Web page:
First and foremost we would like to thank the public for their support and patience regarding the closure of the High Street in Lincoln on April 9.
A man was found collapsed in the street at 1am with potentially life- threatening stab wounds.
A decision to close a section of the High Street in these circumstances was not taken lightly, but with the information we had at the time, it was inevitable.
After a full investigation, it transpired that the man had inflicted these injuries on himself and that the injuries were not as serious as first thought.
Our officers could not have established this without the initial investigation and so quite rightly treated the incident as they would a potential murder.
The hours that follow an incident are vital in terms of carrying out an investigation to the highest standard.
Any evidence that is not gathered at the time can be lost forever and could mean that a case remains unsolved.
A family member who has lost a loved one in a violent incident is desperate to see an offender brought to justice.
If we are not able to do this then we need to at least demonstrate that no stone has been left unturned.
In a case where serious injuries have been inflicted, a victim can be left in a critical condition which may be life threatening.
That is why it is necessary to treat the crime scene very seriously. Such investigations are painstaking, meticulous and time consuming.
We will comb a scene or area for every forensic sample available – it might be that a single strand of hair confirms that a suspect has been at the scene of the crime.
The tiniest bit of evidence may identify a suspect or even secure a conviction at court.
Conversely it may eliminate an innocent person.
Even where a forensic sample has not solved a case immediately, it could potentially resolve a case years, or even decades in the future when the perpetrator comes to light having been arrested for another offence.
There have also been cases in Lincolnshire and across the country where a crime has been solved, using evidence gathered years earlier, because of advancements in forensic science and particularly DNA technology.
To allow members of the public into an area where a serious crime has been committed could destroy evidence and potentially contaminate the scene.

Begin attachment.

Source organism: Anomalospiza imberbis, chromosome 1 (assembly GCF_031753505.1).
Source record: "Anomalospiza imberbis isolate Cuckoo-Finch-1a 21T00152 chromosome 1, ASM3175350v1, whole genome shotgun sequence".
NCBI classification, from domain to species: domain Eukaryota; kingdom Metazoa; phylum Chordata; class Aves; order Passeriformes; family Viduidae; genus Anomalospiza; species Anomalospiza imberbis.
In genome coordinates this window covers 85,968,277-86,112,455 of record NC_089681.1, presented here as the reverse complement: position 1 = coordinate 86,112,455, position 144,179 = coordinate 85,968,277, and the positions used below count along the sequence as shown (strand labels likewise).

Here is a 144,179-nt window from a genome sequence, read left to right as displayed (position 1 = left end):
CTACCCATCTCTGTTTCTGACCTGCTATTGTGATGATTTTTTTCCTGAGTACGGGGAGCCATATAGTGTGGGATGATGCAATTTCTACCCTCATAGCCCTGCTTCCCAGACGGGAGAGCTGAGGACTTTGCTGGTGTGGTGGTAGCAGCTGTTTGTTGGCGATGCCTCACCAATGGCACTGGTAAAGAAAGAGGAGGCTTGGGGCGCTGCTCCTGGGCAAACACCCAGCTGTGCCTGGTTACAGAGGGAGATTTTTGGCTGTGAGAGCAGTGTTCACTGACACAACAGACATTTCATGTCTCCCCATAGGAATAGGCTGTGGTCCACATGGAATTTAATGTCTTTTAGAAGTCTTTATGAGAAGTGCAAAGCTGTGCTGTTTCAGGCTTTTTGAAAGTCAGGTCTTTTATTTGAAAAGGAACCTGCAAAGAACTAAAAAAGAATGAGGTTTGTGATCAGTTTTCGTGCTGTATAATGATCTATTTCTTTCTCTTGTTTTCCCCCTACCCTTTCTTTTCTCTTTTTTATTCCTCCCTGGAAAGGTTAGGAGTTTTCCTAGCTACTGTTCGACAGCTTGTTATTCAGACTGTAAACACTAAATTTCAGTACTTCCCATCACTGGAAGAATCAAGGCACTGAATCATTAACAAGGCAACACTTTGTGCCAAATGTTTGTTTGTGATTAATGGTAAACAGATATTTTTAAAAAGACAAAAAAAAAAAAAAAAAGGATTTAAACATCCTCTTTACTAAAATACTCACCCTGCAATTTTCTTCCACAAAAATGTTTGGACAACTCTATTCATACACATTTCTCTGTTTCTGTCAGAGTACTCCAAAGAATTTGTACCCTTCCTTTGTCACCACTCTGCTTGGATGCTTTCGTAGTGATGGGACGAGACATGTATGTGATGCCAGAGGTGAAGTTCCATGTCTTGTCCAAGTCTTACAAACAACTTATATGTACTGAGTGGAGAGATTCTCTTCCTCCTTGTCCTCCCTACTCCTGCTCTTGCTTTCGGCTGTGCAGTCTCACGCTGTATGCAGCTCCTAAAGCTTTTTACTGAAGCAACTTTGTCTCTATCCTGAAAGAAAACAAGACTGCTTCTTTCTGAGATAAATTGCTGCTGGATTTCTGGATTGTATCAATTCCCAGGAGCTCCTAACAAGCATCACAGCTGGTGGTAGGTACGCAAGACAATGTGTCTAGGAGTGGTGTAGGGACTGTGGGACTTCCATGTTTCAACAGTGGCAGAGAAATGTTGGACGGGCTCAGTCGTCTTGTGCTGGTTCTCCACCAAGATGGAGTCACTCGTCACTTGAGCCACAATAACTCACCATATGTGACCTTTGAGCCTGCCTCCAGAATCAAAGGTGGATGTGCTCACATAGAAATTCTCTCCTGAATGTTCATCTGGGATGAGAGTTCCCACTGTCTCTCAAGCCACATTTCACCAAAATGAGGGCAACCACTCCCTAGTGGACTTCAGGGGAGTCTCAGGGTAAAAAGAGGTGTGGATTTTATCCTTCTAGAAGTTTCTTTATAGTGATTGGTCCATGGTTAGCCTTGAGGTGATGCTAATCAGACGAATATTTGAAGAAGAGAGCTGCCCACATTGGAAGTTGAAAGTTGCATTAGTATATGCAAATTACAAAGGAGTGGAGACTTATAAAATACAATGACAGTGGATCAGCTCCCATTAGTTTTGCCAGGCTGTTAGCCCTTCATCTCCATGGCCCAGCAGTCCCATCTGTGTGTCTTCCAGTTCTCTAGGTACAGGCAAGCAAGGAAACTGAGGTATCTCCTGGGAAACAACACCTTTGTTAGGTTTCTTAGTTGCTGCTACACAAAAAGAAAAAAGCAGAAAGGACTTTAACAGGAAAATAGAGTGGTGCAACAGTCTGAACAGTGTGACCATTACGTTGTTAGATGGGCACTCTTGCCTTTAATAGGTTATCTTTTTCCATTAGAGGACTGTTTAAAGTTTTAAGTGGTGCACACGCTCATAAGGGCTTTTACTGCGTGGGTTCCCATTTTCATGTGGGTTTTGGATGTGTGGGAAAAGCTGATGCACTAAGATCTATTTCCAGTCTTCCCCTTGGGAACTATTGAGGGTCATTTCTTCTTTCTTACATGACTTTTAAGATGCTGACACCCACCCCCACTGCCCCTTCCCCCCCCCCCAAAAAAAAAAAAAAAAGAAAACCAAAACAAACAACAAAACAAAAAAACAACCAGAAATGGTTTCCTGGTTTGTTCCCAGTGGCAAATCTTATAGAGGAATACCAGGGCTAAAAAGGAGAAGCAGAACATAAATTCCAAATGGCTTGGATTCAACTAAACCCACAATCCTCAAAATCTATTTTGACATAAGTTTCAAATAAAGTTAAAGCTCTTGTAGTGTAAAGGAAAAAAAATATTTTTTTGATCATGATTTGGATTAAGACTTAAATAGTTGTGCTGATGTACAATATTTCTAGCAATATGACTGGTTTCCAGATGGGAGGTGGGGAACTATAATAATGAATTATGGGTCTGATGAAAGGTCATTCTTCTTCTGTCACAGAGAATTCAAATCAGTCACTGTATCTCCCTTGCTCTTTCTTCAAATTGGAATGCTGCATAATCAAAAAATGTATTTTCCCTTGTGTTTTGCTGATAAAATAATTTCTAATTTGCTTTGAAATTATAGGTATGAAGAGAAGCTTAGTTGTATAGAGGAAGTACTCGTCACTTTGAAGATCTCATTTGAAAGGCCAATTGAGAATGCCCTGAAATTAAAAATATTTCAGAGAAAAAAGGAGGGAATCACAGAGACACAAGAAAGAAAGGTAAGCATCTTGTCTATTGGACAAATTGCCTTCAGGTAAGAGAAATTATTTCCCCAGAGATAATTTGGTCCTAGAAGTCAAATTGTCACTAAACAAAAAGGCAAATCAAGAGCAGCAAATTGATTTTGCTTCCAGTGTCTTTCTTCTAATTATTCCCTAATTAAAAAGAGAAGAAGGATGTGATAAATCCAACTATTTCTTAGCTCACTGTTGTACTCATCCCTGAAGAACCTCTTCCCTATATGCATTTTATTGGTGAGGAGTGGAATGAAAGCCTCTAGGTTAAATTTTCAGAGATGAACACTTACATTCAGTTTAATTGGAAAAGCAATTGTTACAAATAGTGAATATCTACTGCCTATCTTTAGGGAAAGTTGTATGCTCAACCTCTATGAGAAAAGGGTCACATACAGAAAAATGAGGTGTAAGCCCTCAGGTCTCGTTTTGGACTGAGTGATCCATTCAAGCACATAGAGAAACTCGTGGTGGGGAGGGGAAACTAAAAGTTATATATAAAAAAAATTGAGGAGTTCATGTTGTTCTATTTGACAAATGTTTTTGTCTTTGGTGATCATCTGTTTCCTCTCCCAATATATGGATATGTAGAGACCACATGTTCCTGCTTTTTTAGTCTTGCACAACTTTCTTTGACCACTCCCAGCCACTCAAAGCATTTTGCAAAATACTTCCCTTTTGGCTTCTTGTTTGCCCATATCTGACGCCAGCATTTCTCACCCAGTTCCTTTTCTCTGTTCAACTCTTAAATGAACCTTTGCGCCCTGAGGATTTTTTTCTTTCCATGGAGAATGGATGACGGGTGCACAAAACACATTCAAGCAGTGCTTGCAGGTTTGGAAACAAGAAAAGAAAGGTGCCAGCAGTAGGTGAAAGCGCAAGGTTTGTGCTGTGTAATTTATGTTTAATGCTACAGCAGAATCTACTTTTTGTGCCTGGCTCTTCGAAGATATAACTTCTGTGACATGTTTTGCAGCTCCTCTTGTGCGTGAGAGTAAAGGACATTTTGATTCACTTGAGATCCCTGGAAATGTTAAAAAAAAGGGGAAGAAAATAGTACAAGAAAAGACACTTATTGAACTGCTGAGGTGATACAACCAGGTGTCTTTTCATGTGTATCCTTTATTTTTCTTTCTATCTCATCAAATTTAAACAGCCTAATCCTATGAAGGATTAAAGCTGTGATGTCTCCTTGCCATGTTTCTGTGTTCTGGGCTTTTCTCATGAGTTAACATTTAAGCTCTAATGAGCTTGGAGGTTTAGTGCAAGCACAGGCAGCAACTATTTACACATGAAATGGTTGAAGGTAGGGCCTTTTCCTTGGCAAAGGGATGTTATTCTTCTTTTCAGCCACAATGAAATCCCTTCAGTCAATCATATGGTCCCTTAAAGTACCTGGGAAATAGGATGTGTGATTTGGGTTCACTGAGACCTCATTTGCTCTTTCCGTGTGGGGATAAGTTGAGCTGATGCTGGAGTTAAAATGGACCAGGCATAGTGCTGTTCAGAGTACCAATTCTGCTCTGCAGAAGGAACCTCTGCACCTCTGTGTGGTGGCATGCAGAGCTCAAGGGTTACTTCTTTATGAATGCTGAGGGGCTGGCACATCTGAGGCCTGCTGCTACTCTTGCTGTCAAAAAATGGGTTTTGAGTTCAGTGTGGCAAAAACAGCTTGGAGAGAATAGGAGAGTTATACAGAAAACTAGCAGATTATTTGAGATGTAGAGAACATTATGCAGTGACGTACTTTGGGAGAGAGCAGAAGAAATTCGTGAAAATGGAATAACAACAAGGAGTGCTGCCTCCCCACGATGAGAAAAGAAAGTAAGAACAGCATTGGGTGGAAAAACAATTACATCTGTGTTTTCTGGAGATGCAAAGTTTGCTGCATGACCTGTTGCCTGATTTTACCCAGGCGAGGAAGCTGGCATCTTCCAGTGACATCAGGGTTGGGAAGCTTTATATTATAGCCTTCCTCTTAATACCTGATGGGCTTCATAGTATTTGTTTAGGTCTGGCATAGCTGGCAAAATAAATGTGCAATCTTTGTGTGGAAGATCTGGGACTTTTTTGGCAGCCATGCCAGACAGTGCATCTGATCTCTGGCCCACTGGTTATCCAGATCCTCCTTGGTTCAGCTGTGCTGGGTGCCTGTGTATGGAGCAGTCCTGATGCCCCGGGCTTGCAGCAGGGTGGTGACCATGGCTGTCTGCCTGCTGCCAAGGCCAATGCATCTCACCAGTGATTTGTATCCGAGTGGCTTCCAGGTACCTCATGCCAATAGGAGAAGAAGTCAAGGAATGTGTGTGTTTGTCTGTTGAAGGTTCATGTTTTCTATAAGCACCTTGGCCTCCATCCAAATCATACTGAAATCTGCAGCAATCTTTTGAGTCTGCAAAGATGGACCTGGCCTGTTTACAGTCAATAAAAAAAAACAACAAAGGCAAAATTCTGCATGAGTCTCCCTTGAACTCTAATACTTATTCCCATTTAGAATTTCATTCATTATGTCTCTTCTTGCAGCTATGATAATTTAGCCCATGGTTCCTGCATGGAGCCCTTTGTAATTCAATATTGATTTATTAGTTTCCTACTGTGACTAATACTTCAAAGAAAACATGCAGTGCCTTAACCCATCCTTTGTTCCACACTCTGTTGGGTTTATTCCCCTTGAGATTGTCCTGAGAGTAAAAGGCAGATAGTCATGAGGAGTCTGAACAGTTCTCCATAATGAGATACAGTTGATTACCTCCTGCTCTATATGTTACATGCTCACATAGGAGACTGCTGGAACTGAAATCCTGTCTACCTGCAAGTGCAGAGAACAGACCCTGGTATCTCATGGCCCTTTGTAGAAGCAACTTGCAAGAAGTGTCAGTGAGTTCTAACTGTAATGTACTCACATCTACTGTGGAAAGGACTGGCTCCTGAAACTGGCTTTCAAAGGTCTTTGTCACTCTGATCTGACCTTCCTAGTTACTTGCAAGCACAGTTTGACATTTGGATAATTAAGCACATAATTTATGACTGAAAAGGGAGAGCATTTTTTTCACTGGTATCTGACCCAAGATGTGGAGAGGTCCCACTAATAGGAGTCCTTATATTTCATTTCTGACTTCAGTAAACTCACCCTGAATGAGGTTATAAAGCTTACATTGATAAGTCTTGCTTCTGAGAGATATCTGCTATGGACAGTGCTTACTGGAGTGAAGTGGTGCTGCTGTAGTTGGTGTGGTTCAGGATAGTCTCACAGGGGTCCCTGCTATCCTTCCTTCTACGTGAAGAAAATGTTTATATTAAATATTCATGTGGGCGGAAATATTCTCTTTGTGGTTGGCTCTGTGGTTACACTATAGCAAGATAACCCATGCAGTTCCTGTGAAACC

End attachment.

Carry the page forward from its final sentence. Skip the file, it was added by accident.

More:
This may lead to a vital piece of evidence being inadmissible in court. Ultimately, it could result in the collapse of a case. We only have one opportunity to get it right.
We know the inconvenience that a road closure can cause. All of us have been stuck in major traffic jams for whatever reason and it's frustrating.
We are aware that we are asking a great deal from business owners and residents when we have to cordon off an area.
We rely very heavily on public support. We could not do our job without it and so the last thing we want to do is alienate people.
However, there are occasions when road closures are unavoidable.
These include violent incidents, serious injury or fatal road traffic collisions or in instances when an area is deemed unsafe for some reason. To minimise the inconvenience, we set up diversions with the help of our partners in other agencies such as the County Council Highways Department and reopen the road as soon as we can.
We hope for public trust and confidence in us to make the correct decisions using our training, knowledge and judgement while relying on the information that we have at the time.
Our first priority is the care and welfare of the victims and their families closely followed by our determination to bring offenders to justice.
We will always try to achieve those aims by causing as little inconvenience to the general public as we can.